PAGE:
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Demonstrators on 29 December gathered at the Ukrainian embassy in Moscow to urge Ukraine to accept higher gas prices (epa)
2 January 2006 -- The natural-gas dispute between Russia and Ukraine has begun to affect Central European countries, with companies in Austria, Hungary, Poland, and Slovakia all reporting reduced gas deliveries from Russia.
The Russian state-run monopoly Gazprom, which has halted supplies to Ukraine over a pricing dispute, says all Russian gas now going through pipelines in Ukraine is intended for European customers.
Ukrainian authorities have denied Russian charges that Ukraine has started to illegally siphon away gas intended for European users.
Germany, Italy, France, and Austria have made a joint appeal to Ukraine and Russia to ensure that gas flows to Western Europe remain steady. Gazprom supplies some 25 percent of Western Europe's gas, most of it via Ukraine.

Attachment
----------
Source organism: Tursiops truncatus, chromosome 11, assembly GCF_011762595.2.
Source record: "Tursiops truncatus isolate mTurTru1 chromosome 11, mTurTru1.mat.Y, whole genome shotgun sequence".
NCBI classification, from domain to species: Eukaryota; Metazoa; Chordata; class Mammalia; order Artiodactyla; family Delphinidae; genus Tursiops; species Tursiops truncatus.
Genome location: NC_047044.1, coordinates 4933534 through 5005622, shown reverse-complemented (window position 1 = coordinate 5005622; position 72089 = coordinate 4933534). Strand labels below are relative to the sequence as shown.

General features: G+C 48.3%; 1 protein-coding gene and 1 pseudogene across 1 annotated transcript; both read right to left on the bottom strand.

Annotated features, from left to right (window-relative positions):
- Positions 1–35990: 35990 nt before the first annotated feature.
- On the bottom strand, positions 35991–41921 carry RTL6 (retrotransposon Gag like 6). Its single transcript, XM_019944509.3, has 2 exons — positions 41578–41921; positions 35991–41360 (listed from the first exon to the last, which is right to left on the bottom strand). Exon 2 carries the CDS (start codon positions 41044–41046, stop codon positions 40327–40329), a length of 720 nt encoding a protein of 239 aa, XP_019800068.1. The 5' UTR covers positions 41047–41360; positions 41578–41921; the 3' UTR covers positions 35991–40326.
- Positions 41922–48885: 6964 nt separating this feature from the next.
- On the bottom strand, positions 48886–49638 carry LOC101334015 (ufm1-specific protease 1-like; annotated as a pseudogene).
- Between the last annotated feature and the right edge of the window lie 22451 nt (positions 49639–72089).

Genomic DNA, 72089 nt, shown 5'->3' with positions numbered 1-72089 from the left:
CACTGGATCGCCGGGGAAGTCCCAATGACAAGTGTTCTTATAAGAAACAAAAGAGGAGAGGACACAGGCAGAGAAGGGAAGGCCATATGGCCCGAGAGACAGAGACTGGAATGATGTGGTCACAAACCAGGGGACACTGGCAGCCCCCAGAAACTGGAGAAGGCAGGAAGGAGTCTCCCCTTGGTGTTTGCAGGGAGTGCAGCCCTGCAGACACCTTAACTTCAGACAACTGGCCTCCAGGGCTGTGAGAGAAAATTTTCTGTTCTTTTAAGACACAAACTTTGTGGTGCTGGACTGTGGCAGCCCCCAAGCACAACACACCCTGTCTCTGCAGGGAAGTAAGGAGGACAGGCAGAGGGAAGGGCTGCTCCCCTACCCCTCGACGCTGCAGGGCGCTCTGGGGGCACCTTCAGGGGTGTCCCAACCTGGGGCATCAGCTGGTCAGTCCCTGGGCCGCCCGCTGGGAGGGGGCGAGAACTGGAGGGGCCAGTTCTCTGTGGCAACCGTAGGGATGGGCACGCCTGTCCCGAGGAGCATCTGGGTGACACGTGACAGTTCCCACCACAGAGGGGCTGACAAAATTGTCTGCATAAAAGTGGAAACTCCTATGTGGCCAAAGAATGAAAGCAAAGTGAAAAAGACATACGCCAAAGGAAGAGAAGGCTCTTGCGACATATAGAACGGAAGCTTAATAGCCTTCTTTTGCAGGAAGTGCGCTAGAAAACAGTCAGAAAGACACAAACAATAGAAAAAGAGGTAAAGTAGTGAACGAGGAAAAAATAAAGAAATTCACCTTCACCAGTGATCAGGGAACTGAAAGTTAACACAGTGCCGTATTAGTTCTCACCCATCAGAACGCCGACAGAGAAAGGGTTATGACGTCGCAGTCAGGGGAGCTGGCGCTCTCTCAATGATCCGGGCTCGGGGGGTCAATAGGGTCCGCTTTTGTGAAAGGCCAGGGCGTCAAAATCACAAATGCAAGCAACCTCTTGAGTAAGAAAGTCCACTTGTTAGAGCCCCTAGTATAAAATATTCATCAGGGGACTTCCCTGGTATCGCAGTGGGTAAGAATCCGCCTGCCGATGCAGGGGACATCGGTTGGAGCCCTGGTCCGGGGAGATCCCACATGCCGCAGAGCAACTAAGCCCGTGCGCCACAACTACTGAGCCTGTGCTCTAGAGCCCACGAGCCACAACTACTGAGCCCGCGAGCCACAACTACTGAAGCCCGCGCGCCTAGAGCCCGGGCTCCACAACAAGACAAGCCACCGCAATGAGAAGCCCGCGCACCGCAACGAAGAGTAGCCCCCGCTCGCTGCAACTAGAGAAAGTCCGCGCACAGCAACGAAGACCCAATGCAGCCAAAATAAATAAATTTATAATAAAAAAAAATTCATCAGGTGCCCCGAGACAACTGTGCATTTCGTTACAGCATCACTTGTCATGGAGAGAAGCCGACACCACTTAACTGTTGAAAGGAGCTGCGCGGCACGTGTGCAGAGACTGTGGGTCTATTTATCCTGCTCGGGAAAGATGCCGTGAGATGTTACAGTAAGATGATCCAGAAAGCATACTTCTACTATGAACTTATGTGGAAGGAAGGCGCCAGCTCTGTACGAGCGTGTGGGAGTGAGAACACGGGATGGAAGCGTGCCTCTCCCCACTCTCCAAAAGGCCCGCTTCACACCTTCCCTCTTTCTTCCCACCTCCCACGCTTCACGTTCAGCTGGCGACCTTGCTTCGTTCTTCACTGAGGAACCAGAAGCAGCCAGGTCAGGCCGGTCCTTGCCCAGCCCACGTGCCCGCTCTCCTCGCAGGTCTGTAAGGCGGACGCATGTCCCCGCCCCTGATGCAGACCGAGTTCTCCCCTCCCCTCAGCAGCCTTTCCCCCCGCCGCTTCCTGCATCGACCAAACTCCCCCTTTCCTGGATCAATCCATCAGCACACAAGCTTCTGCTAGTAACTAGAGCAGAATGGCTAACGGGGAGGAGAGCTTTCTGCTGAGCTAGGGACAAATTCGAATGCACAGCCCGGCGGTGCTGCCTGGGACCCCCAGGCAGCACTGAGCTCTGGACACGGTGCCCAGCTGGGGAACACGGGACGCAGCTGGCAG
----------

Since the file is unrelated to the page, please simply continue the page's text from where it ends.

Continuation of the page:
The U.S. State Department said it regretted Russia's move to halt supplies to Ukraine, saying the move creates energy insecurity and raises serious questions about the use of energy to exert political pressure.
Ukrainian President Viktor Yushchenko has called for Russia to return to negotiations to settle the crisis. Yushchenko has said Ukraine is prepared to pay more for Russian gas, but cannot immediately jump from paying $50 per 1,000 cubic meters to $230, as demanded by Gazprom.